Nominative Fair Use of Third-Party Trademarks
US trademark law generally permits the use of a third-party trademark provided that there is no likelihood of confusion (ie, no trademark infringement) and any claims made in connection with the use are not false, misleading or otherwise inaccurate (ie, no false advertising) (see McCarthy on Trademarks and Unfair Competition §§11:43, 27:35 (4th ed 2016)).
The necessary use of a third-party trademark to describe Seattle Data Recovery's goods or services is ‘nominative fair use’. Our content contains non-infringing use where there is no likelihood of confusion.
- Seattle Data Recovery's products or services cannot be readily identified without the use of the marks.
- Only so much of the mark or marks are used as is reasonably necessary to identify the product or service.
- Seattle Data Recovery has not done or said anything that otherwise suggests sponsorship or endorsement by the trademark owner.
According to New Kids on the Block v News Am Pub, Inc (971 F2d 302, 306 (9th Cir 1992)). Seattle Data Recovery's use is nominative fair use.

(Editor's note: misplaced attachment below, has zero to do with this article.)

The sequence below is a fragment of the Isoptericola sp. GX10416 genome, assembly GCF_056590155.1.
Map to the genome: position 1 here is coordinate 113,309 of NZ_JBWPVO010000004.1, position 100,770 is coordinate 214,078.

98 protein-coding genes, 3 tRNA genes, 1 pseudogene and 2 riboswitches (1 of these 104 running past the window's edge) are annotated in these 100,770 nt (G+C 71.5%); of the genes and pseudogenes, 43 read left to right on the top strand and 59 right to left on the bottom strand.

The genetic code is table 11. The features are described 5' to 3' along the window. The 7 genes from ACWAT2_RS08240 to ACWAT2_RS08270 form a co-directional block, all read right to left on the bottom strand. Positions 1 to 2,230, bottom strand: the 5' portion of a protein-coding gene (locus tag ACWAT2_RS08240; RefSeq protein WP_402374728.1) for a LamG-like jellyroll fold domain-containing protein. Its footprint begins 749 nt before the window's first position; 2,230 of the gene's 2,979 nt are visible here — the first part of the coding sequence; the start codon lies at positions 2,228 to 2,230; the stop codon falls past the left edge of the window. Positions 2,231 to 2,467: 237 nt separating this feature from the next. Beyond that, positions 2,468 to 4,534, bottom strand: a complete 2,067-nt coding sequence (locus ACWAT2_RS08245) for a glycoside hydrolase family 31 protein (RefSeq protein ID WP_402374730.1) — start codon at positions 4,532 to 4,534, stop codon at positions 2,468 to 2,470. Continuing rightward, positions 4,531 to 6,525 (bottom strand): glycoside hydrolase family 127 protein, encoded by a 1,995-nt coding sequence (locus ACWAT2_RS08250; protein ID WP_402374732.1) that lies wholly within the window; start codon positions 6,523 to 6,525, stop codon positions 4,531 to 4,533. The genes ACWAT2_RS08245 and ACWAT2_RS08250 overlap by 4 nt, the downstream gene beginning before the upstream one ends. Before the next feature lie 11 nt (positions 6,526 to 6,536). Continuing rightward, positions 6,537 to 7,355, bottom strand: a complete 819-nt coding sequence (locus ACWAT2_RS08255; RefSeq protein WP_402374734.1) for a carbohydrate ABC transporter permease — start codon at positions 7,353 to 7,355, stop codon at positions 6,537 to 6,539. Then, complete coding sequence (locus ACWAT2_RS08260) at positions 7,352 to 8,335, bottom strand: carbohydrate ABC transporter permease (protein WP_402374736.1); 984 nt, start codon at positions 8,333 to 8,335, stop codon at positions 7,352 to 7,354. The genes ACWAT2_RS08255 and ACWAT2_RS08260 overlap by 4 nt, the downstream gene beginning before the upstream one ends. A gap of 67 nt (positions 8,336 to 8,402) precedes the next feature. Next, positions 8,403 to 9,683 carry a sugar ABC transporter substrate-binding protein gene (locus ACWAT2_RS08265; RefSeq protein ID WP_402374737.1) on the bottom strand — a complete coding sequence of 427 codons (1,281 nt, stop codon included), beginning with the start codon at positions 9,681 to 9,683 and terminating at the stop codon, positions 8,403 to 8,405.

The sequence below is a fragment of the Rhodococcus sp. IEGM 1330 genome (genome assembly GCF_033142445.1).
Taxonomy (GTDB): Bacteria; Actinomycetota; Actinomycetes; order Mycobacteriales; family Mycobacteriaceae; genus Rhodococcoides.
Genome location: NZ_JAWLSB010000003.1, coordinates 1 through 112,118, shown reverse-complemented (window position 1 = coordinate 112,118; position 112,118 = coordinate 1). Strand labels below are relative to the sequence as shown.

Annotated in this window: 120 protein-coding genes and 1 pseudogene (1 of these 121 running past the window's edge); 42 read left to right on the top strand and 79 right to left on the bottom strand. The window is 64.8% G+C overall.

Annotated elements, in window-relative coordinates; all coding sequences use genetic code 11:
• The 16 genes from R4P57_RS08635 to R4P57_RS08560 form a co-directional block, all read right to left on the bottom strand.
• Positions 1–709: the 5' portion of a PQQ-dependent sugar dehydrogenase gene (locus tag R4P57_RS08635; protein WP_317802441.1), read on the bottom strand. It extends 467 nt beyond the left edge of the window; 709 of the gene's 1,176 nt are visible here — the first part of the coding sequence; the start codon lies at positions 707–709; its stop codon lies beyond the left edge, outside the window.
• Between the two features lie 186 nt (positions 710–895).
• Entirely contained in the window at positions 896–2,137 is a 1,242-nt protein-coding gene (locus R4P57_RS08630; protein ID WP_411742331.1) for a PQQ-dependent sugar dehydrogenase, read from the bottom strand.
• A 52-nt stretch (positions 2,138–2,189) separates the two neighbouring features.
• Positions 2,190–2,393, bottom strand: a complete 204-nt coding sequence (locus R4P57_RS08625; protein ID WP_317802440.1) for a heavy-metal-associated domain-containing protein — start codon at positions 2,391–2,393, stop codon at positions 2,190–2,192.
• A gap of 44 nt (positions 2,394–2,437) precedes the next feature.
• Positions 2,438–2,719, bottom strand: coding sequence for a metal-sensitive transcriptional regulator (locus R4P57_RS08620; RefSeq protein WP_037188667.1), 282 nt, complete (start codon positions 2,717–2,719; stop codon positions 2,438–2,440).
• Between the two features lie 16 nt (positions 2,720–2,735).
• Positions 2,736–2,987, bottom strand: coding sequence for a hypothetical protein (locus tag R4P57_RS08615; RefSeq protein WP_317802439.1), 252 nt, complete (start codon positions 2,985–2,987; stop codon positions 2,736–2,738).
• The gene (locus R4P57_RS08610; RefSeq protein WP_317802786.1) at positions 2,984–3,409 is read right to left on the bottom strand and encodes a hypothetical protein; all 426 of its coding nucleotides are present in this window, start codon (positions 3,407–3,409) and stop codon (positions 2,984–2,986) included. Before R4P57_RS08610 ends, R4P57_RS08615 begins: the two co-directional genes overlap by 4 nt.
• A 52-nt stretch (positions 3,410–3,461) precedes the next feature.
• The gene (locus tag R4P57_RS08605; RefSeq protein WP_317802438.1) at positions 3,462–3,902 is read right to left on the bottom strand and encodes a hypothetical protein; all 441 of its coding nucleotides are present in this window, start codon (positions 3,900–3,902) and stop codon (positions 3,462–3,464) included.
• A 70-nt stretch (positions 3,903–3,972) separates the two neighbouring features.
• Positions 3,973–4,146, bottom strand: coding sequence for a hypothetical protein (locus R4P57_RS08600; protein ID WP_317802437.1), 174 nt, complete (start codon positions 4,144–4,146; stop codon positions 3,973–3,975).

Referring to a third-party mark
Seattle Data Recovery may use the “normal terms which, to the public at large, signify the [mark owner’s goods]” to accurately describe the company’s goods or services (see Volkswagenwerk AG v Church, 411 F2d 350, 351 (9th Cir 1969).
In Volkwagenwerk, the Ninth Circuit held that it was not an infringement for the defendant automobile mechanic specializing in the repair of Volkswagen autos to advertise his business as “Independent Volkswagen Porsche Service” (id at 350-51). Seattle Data Recovery uses terms like ‘Data Recovery for BRAND NAME hard drives’, which operates as a disclaimer. The website https://seattle-recovery.com includes marks owned by multiple seperate computer manufacturers which makes confusion between Seattle Data Recovery and any single computer manufacturer.